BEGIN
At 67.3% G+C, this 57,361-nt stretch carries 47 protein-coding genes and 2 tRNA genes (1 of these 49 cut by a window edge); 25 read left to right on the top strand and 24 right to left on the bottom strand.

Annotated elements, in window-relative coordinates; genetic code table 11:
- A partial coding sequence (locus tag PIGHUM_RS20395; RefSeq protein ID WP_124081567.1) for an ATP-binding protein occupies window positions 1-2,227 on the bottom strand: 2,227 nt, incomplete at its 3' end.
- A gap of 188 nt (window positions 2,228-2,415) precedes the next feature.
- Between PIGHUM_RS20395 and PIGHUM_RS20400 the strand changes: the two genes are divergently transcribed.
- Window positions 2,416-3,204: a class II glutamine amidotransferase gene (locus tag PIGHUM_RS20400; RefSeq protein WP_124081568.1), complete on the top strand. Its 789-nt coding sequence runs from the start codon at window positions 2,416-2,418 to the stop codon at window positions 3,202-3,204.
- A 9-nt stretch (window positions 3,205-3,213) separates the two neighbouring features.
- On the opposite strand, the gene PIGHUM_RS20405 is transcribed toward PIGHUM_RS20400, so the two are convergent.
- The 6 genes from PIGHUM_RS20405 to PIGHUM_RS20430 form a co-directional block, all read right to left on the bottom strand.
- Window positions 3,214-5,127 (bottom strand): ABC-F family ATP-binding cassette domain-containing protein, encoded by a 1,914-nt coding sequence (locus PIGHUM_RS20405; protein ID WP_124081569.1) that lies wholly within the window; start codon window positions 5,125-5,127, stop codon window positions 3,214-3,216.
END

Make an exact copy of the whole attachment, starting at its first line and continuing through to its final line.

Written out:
At 67.3% G+C, this 57,361-nt stretch carries 47 protein-coding genes and 2 tRNA genes (1 of these 49 cut by a window edge); 25 read left to right on the top strand and 24 right to left on the bottom strand.

Annotated elements, in window-relative coordinates; genetic code table 11:
- A partial coding sequence (locus tag PIGHUM_RS20395; RefSeq protein ID WP_124081567.1) for an ATP-binding protein occupies window positions 1-2,227 on the bottom strand: 2,227 nt, incomplete at its 3' end.
- A gap of 188 nt (window positions 2,228-2,415) precedes the next feature.
- Between PIGHUM_RS20395 and PIGHUM_RS20400 the strand changes: the two genes are divergently transcribed.
- Window positions 2,416-3,204: a class II glutamine amidotransferase gene (locus tag PIGHUM_RS20400; RefSeq protein WP_124081568.1), complete on the top strand. Its 789-nt coding sequence runs from the start codon at window positions 2,416-2,418 to the stop codon at window positions 3,202-3,204.
- A 9-nt stretch (window positions 3,205-3,213) separates the two neighbouring features.
- On the opposite strand, the gene PIGHUM_RS20405 is transcribed toward PIGHUM_RS20400, so the two are convergent.
- The 6 genes from PIGHUM_RS20405 to PIGHUM_RS20430 form a co-directional block, all read right to left on the bottom strand.
- Window positions 3,214-5,127 (bottom strand): ABC-F family ATP-binding cassette domain-containing protein, encoded by a 1,914-nt coding sequence (locus PIGHUM_RS20405; protein ID WP_124081569.1) that lies wholly within the window; start codon window positions 5,125-5,127, stop codon window positions 3,214-3,216.